The vote goes on in Philly: Polling places in uncertain times

Voters going to the polls in the city should be mindful of disruptions caused by both widespread unrest and pandemic distancing.

Polling place

(Dan Levy/Billy Penn)

Philadelphia had been preparing for a primary election during the coronavirus pandemic shutdown, urging people to vote by mail and consolidating polling places into central locations.

So, for example, the Boone School in the Sharswood neighborhood will host 17 voting districts in the 29th Ward. The Pennsylvania Convention Center in Center City’s 5th Ward will host 18 districts.

But the situation has become more complicated as protests have broken out all over the city. Mayor Jim Kenney asked Gov. Tom Wolf for assistance from the state. The Pennsylvania Department of State and the Pennsylvania Emergency Management Agency will assist Philadelphia police and its Board of Elections in ensuring a safe and fair election.

Kenney, like county election officials across the state, asked Wolf to extend the deadline for mail-in ballots. Monday afternoon, the governor issued an executive order that will allow voters to return their ballots by 8 p.m. June 9.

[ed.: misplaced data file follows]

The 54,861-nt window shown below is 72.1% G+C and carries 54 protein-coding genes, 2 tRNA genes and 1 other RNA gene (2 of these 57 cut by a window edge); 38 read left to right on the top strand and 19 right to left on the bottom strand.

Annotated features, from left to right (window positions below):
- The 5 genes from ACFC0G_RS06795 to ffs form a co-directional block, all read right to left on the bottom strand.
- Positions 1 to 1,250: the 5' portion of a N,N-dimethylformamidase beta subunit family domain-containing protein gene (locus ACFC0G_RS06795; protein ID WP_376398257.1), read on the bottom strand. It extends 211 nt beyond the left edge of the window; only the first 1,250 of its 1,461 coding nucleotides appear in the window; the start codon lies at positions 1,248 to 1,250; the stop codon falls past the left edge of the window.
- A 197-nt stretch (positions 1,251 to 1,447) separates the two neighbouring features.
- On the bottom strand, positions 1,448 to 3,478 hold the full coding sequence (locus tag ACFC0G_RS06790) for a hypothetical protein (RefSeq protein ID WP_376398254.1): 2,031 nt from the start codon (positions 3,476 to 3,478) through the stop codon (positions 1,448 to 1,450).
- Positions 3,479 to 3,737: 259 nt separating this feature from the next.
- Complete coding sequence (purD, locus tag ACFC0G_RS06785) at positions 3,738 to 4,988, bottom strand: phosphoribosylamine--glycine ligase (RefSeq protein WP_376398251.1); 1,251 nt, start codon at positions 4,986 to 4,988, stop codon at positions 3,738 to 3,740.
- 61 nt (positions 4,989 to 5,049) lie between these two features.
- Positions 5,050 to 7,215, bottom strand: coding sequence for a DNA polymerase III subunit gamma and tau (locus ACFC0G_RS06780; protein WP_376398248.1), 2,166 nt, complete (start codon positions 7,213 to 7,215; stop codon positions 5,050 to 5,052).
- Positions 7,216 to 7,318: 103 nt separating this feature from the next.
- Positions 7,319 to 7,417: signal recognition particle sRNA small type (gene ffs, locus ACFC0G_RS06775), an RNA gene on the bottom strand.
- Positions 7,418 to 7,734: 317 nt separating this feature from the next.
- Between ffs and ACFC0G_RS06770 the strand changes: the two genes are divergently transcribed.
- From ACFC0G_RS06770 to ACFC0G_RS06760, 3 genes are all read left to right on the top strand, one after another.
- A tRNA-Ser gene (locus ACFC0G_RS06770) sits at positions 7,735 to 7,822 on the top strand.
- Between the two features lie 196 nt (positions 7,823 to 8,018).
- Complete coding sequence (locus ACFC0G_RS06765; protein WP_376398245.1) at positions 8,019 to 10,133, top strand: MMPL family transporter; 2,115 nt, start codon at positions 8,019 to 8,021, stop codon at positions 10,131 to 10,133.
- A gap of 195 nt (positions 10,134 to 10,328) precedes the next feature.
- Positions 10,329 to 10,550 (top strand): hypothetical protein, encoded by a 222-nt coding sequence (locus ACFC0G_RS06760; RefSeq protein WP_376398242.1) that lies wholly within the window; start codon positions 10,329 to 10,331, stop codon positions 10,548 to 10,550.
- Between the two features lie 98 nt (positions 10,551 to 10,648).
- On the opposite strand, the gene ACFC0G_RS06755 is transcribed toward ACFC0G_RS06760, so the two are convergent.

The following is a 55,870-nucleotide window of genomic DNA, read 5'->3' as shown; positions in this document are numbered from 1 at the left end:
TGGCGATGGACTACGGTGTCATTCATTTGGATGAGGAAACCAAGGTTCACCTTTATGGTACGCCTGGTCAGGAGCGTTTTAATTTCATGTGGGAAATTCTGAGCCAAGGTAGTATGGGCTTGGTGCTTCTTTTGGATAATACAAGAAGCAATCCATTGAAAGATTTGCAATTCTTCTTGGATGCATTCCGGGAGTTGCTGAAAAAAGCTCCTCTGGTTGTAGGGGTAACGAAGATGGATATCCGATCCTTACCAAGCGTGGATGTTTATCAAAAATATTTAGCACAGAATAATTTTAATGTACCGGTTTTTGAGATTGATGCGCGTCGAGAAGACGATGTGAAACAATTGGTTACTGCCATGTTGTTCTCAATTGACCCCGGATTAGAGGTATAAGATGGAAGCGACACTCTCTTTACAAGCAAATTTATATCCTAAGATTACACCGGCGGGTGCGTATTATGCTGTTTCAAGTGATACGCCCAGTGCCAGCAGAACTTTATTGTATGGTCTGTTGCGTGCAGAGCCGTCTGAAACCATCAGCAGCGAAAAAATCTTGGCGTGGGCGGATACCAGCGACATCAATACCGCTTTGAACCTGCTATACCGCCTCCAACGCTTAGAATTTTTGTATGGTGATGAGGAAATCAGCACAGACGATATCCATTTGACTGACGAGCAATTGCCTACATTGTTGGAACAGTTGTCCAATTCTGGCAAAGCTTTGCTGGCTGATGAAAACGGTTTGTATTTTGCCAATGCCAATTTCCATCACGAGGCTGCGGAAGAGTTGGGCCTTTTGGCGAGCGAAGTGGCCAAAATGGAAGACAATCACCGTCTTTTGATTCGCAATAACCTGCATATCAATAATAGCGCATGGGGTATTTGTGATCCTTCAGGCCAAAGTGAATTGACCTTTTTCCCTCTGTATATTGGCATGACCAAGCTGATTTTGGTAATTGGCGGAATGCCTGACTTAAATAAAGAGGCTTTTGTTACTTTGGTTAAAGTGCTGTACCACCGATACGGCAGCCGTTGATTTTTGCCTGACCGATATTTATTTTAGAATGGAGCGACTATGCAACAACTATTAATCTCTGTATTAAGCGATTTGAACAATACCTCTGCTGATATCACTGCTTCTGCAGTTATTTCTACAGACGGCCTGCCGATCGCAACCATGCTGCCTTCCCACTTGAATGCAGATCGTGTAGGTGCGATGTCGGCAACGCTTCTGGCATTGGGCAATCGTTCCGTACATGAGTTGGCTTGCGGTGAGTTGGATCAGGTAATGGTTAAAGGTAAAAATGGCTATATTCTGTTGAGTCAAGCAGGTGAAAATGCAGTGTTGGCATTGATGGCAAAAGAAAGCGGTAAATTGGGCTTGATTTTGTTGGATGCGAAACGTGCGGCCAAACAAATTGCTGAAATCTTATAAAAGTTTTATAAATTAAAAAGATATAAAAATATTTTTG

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In Philadelphia, should a curfew once again be put in place Tuesday, it will not affect voting. If you are in line to vote by 8 p.m., when the polls officially close, you will be able to vote.

However, you should have a plan before you leave your home, officials urge.

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“SEPTA may be difficult to access,” said Andrew Wellbrock, an assistant district attorney and chief of the District Attorney’s Office Election Task Force. “Personally, my polling place moved about a mile away. Keep in mind there may be impediments you are not expecting.”

The Kimmel Center in Center City will host the polling places for nine districts. Last year, the cultural campus on South Broad Street hosted five districts.

To accommodate the nine polling stations, the flow of foot traffic through the Kimmel’s plaza will be tightly controlled. Security outside the building will determine how people enter and exit the building.

“Nine voters — which is one per station — will be allowed to enter the building through the North Broad doors, and voters will exit through the Spruce Street doors,” said Kimmel president and CEO Anne Ewers.

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Whether voters are dropping off mail-in ballots or walking into polling places on Tuesday, District Attorney Larry Krasner tried to offer assurances that whatever civil unrest occurs on Election Day will not hamper residents from performing their civic duty.

“I don’t think looters are stealing votes, I think they are trying to steal clothes,” said Krasner. “So I would not expect your path troubled by criminal activity that is going on. If anything, I think some of these ideological protesters will help you get to the polls.”

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